The Energy Transition and the Extractives Sector


4. Demand for green energy metals and minerals

Following the Paris accord, many governments adopted ambitious targets for deployment of renewable energy and measures to mitigate Greenhouse Gas (GHG) emissions. As a result, we are already witnessing substantial growth in the share of renewable energy in global energy consumption. Renewable energy technologies such as solar panels, wind turbines and energy storage batteries are heavily dependent on a number of minerals. Proliferation of distributed energy systems, such as smart grids is going to exacerbate the demand for metals and minerals. In that sense, construction of zero carbon infrastructure, climate change and mineral extraction are inseparably linked. However, relatively little analysis has been carried out on material implications of a low carbon future.

Minerals are increasingly scare due to growing demand and limited supply. Two metals in particular, lithium and cobalt, have seen supply chain fears in recent years, although many other metals are used. Alongside cobalt, lithium and rare earth metals, aluminium, silver, steel, nickel, lead and zinc may also play a role. The majority of these precious metals are mined in low-income and developing countries. The 2017 Resource Governance Index reveals that more than 50 per cent of those minerals are in countries with weak or poor resource governance. The transition in the energy sector opens up an opportunity for mineral rich resource countries economic development. At the same time these countries will be most vulnerable to volatility in the commodities market caused by rapid shifts in demand for climate friendly technologies. It is important that developing countries are better positioned to take advantage of the transition in the energy sector, and raise awareness on social, environmental and carbon footprint of extraction and processing of minerals and metals.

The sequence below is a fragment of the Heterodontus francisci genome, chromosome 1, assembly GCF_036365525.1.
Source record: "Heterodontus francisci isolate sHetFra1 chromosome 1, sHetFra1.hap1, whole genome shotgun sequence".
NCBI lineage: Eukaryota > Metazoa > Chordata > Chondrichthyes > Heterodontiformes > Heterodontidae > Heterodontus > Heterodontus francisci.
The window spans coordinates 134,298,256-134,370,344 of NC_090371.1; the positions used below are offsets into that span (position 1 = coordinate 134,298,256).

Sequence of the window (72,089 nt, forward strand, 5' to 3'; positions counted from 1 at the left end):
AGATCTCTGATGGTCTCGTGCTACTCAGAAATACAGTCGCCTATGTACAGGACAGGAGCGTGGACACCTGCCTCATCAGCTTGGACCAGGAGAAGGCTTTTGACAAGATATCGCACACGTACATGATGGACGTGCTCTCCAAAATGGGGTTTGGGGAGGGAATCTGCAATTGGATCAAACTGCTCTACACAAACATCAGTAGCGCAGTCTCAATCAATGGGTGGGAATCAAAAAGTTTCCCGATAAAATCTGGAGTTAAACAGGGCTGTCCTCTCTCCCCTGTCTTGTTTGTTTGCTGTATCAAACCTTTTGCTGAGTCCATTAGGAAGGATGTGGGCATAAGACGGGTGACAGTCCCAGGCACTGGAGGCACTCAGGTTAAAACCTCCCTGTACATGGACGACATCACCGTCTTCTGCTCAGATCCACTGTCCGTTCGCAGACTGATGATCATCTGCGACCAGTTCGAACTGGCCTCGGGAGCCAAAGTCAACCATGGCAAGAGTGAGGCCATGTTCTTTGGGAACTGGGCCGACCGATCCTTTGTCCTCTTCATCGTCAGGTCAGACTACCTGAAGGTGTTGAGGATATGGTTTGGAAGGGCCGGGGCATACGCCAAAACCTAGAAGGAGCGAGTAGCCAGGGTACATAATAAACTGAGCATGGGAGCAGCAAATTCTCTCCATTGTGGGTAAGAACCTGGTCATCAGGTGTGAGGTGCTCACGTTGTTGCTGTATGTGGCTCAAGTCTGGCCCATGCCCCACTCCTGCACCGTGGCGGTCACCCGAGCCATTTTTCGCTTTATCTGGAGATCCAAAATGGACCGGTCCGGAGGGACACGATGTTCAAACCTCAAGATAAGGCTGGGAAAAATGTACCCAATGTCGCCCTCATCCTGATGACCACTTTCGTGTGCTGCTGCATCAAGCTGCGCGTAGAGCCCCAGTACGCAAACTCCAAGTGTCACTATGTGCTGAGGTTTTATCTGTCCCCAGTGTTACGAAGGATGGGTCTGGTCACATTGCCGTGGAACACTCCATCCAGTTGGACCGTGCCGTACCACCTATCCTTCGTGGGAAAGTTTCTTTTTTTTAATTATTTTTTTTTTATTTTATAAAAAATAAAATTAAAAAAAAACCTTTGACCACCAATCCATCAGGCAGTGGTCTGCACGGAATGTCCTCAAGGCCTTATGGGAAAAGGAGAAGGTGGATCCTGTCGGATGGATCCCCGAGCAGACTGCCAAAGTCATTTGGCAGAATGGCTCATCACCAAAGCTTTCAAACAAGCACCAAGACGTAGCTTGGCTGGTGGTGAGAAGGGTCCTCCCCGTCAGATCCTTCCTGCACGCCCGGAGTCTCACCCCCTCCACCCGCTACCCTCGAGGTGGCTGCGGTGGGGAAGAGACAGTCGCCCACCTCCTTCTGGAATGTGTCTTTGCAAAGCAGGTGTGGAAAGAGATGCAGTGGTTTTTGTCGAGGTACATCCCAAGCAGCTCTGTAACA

Some minerals will see higher demand spikes than others. Electric vehicles and wind turbines for instance are driving global demand for neodymium and estimates suggest that there could be a 250% increase in demand through 2050 for the international community to meet its Paris Agreement goals unless viable substitutions are identified. Recent spikes of price of cobalt and lithium also has raised concerns regarding their long-term supply availability.

In the context of the energy transition, therefore, substitution and an increase in recycling rates are both important factors, particularly when balanced against the use of minerals which may exhibit price and supply volatility. A recent report by the CCSI identified Lithium and Cobalt used in EV and battery technology as having the highest criticality and significance for the future of global green technology. In fact, the concerns for cobalt supply are more serious given that less than 10% of cobalt supply comes as a primary product, the remainder being produced as a by-product, primarily copper and nickel mines. In addition, more than 65% of global production concentrated in the Democratic Republic of the Congo (DRC). In comparison, over 95 percent of the world’s lithium supply occurs as a primary product in the form of brines or hard-rock ores, with a global production footprint including Australia, China, and Latin America. Despite the evolution of battery and recycling technologies, experts argue that the rate of substitution would not be sufficient to halt demand for cobalt due to the mechanics and chemistry of batteries.